FLORHAM PARK, N.J. (AP) The New York Jets have acquired wide receiver Percy Harvin from the Seattle Seahawks.
Two people familiar with the trade told The Associated Press on Friday that Harvin, a star in last season's Super Bowl but injury prone through his career, was headed to the Jets. The people spoke anonymously because the deal wasn't officially announced by either club.
The 26-year-old Harvin has played in 60 games with only 47 career starts since being a first-round pick (22nd overall) by Minnesota in 2009. He was traded to the Seahawks in 2013, appearing in just one regular-season game because of hip surgery. But he had two rushes for 45 yards and ran back the second-half kickoff 87 yards for a touchdown in Seattle's 43-8 win over Denver in the Super Bowl.
New York gave up a conditional draft pick. The deal was first reported by Fox Sports.
Harvin has battled a thigh injury and was listed as questionable for the Seahawks' game at St. Louis this weekend. The Seahawks have tried to find a variety of ways to use him in their offense as a runner, receiver and on special teams, but injury woes slowed their plans.
This season, Harvin has 22 receptions for 133 yards, with 12 of those catches coming behind the line of scrimmage. He has only one catch on a ball thrown more than 10 yards, according to STATS. Harvin's average of 6 yards per catch is last among all wide receivers in the NFL averaging at least two receptions per game.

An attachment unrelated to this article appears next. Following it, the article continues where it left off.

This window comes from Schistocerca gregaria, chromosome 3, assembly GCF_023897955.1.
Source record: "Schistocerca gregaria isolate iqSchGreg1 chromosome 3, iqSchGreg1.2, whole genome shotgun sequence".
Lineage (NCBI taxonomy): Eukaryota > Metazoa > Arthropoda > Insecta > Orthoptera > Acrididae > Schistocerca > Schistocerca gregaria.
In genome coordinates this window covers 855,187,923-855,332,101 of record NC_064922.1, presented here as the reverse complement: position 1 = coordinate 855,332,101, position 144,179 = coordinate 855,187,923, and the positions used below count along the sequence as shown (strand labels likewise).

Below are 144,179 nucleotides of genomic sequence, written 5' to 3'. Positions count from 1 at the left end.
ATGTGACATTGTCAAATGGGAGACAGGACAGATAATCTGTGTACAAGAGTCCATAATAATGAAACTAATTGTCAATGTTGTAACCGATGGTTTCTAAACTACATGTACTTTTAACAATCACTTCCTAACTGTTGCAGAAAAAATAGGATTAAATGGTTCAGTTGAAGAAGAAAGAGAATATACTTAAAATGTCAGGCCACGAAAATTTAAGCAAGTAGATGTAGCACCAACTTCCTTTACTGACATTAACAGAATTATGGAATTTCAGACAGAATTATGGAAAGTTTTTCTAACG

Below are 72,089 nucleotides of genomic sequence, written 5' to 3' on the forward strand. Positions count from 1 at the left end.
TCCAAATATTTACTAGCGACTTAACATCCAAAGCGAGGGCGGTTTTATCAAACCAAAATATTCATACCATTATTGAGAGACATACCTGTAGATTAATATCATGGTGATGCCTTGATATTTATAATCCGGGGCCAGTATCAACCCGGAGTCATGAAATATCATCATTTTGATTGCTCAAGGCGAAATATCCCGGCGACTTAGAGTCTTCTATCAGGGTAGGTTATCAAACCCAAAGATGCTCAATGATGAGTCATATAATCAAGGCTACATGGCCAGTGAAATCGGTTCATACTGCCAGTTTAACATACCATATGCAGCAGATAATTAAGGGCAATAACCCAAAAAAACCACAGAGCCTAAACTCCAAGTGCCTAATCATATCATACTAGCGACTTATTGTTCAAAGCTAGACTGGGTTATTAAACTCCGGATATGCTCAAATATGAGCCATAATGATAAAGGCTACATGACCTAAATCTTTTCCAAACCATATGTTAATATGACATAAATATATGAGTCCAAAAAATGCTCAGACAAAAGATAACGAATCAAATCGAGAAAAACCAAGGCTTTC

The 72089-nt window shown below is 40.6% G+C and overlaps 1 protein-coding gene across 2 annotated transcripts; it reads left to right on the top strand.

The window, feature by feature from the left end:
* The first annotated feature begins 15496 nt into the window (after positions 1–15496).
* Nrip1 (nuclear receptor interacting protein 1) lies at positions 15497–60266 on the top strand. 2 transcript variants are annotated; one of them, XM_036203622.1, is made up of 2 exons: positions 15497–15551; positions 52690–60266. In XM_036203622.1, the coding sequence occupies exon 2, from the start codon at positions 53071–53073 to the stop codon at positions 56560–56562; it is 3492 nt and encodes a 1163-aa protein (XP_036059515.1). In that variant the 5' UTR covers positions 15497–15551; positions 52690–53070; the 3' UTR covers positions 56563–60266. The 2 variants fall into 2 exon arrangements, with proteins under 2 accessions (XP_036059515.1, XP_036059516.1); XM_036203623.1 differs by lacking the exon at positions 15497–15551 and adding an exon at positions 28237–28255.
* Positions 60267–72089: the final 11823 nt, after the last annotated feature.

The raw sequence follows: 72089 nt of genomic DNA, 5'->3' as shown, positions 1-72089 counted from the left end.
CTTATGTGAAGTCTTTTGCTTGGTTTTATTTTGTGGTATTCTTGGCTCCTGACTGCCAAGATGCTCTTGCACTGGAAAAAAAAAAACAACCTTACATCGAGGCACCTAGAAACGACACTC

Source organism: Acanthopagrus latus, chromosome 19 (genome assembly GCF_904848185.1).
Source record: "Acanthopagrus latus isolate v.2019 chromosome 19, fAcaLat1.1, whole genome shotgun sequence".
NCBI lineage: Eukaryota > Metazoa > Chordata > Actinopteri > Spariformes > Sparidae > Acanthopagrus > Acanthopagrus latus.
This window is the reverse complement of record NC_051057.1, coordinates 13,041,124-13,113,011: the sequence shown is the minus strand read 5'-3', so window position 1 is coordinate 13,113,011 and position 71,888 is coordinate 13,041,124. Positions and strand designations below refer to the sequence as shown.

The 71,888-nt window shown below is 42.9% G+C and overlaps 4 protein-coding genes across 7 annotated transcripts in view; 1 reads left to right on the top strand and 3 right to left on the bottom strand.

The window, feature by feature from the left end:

He also has 11 runs for 92 yards and a touchdown, and 12 kickoff returns for 283 yards.
New York's offense has struggled and the Jets have lost six straight since opening with a win over Oakland. Harvin figures to team with Eric Decker and Jeremy Kerley as the Jets' main weapons in a so-far weak passing game with Geno Smith at quarterback.
As a rookie, he made the Pro Bowl and the Offensive Rookie of the Year. Harvin's best season was 2011 with 87 receptions for 967 yards and six TDs. He also rushed for 345 yards and two scores, and averaged 32.5 yards per kickoff return.
AP Sports Writer Tim Booth and freelance writer Curtis Crabtree in Seattle contributed to this report.
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